Tom Olzak

Nyuh-uh… wasn’t me…

In Business Continuity, China, Computers and Internet, Critical Infrastructure, Cyber Espionage, Cyber-warfare on February 20, 2013 at 18:48

Read this article first. Unit In China’s PLA Behind Massive Cyber Espionage Operation: Report | SecurityWeek.Com.

Now we can talk…

It should come as no surprise that China is aggressively hacking into anything it can.  In 2009, Gurmeet Kanwal wrote in the Journal for Defence Studies,

“The Chinese call their pursuit of information warfare and other hi-tech means to counter Washington’s overwhelmingly superior conventional military capabilities “acupuncture warfare”, a term that first surfaced in a 1997 PLA National Defense University publication entitled “On commanding Warfighting under High-Tech Conditions.”  Acupuncture warfare (also called “paralysis warfare”) was described as ‘Paralysing the enemy by attacking the weak link of his command, control, communications and information as if hitting his acupuncture point in kung fu combat.'”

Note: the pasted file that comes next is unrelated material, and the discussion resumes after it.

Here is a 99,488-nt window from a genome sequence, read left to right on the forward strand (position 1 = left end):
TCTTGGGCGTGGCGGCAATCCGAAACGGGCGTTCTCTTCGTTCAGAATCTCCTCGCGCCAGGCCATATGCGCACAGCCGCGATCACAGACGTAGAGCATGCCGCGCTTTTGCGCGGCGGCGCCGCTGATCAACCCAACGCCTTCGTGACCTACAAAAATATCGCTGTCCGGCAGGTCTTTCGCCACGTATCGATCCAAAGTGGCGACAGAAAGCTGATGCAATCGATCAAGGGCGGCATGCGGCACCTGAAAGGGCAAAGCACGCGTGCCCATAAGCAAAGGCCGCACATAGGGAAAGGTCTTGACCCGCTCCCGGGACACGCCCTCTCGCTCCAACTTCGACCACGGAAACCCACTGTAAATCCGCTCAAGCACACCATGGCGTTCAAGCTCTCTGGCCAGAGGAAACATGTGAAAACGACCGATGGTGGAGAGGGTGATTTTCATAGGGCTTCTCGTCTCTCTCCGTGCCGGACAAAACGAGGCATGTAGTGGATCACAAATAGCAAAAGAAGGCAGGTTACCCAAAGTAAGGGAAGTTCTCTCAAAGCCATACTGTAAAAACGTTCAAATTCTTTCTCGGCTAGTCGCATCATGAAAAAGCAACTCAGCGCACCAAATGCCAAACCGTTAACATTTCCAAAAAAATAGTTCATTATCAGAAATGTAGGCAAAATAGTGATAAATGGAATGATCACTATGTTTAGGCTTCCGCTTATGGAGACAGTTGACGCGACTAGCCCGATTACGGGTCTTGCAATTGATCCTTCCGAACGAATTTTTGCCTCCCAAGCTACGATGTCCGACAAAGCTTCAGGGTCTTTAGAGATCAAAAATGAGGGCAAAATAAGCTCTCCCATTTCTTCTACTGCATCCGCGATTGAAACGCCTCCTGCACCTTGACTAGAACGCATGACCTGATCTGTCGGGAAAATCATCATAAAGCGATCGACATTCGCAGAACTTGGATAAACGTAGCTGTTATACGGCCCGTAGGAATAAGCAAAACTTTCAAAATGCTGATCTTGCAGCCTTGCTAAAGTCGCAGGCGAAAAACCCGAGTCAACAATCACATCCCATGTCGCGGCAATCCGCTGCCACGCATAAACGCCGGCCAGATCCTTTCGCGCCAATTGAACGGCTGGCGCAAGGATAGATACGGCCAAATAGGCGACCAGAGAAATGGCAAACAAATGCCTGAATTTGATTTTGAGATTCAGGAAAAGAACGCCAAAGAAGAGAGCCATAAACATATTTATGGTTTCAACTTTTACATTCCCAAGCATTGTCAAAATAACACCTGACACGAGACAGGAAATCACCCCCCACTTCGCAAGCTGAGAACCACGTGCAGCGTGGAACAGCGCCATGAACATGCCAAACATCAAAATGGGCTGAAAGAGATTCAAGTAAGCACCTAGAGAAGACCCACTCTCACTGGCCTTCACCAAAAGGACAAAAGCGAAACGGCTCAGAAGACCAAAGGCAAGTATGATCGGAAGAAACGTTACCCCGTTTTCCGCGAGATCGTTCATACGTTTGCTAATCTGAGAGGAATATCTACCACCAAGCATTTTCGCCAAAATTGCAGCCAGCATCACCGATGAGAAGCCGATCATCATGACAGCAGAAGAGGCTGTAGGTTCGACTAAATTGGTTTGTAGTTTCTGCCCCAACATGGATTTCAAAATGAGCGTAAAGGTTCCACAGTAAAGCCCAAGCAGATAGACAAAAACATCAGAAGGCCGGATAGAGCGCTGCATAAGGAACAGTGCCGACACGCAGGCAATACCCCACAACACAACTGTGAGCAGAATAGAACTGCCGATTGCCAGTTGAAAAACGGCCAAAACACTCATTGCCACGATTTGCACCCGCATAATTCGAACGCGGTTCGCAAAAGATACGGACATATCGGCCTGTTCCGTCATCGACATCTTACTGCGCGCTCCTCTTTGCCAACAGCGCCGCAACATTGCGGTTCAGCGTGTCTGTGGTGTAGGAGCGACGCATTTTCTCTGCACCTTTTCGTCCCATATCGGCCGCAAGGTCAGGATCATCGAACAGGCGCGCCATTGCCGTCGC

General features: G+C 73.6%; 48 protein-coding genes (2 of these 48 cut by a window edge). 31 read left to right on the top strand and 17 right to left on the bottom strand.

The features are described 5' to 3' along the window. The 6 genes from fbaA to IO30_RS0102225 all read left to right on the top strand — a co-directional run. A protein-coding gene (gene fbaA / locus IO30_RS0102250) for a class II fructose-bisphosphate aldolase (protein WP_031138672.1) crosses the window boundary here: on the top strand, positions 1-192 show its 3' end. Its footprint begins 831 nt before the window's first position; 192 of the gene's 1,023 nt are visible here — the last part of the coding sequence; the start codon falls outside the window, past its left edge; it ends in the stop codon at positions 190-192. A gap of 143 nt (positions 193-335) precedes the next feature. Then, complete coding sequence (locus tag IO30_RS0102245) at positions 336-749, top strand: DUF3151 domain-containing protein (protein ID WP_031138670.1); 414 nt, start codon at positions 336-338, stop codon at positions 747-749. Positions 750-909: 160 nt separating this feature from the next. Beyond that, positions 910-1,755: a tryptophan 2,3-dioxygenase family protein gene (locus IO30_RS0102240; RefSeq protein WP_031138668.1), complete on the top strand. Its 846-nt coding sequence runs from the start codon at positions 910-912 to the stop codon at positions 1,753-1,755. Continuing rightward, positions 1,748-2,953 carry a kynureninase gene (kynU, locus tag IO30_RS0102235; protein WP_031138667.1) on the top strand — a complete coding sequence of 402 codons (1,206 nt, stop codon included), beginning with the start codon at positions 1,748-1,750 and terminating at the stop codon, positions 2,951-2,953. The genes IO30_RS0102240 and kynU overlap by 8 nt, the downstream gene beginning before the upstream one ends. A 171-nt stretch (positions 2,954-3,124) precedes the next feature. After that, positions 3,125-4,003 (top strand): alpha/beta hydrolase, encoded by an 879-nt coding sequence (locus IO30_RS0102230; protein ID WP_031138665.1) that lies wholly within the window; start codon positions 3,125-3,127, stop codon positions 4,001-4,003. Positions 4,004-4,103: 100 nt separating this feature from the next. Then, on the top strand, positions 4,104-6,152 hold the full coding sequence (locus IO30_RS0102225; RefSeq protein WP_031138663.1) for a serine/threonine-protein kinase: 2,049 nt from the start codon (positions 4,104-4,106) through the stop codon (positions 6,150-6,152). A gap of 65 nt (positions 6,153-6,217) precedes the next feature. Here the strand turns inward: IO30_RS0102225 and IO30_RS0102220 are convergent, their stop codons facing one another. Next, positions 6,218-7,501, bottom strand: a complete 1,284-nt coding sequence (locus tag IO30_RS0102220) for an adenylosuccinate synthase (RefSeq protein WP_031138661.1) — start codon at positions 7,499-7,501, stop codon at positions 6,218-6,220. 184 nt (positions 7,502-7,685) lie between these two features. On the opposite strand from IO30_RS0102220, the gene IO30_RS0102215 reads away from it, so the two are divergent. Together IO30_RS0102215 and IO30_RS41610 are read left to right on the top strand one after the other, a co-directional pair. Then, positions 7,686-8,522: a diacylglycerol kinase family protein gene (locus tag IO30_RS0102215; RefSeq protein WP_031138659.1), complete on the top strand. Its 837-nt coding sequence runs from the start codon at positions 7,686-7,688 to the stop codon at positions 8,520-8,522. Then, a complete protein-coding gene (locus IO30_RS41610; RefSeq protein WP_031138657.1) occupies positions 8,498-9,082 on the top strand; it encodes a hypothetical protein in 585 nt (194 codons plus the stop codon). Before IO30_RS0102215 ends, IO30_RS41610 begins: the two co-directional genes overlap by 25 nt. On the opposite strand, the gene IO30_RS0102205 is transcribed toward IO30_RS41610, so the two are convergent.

So the Chinese have hacked, wheedled, and otherwise slunk into our national infrastructure.  They seem to be expanding on their initial acupuncture approach with theft of information needed to catch up with or impede Western technical and financial progress.  Of course, the Chinese deny they are anything but victims.

Yes, it is naive to believe we aren’t just as aggressively going after the Chinese.  However, public and private organizations still fail to understand the threat.  In China, the government has no problem applying pressure where needed to protect national infrastructure.  In fact, it is highly probable the Chinese government can disconnect China from the Internet on command.  In both areas, Western nations are at risk.

The path we must take in the West is to force government, financial institutions, utilities, healthcare organizations, and other critical service providers to secure their networks or face severe sanctions.  After all, we can do little about what China sees as behavior in support of its national security.  What we can do is remove the vulnerabilities it exploits and closely monitor for what is obviously continuous malicious activity.  We’ve waited long enough for government and private management to do the right thing.  It’s now time to pick up Teddy’s big stick and domestically whack some heads.

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